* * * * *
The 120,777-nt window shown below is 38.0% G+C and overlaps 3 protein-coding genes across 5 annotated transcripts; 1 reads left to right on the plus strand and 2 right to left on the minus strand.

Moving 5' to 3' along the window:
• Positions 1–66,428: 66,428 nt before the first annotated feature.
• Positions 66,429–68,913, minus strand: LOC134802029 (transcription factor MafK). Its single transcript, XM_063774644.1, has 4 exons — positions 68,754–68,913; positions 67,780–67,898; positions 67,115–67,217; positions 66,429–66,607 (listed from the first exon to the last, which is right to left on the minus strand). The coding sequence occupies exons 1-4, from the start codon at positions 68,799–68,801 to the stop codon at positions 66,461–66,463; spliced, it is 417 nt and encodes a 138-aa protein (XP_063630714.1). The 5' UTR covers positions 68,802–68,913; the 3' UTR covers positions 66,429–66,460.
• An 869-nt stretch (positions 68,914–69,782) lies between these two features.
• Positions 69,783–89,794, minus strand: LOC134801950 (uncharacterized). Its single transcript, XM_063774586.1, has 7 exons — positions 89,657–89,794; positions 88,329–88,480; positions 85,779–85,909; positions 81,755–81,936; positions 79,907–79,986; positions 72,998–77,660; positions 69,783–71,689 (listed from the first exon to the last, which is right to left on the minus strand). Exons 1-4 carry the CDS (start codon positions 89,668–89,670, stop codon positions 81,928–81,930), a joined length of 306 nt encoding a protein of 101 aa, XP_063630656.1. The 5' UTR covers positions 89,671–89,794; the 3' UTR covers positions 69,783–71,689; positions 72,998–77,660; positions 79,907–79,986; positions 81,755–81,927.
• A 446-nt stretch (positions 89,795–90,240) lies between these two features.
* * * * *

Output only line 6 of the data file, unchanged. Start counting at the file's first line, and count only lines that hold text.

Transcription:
• Positions 69,783–89,794, minus strand: LOC134801950 (uncharacterized). Its single transcript, XM_063774586.1, has 7 exons — positions 89,657–89,794; positions 88,329–88,480; positions 85,779–85,909; positions 81,755–81,936; positions 79,907–79,986; positions 72,998–77,660; positions 69,783–71,689 (listed from the first exon to the last, which is right to left on the minus strand). Exons 1-4 carry the CDS (start codon positions 89,668–89,670, stop codon positions 81,928–81,930), a joined length of 306 nt encoding a protein of 101 aa, XP_063630656.1. The 5' UTR covers positions 89,671–89,794; the 3' UTR covers positions 69,783–71,689; positions 72,998–77,660; positions 79,907–79,986; positions 81,755–81,927.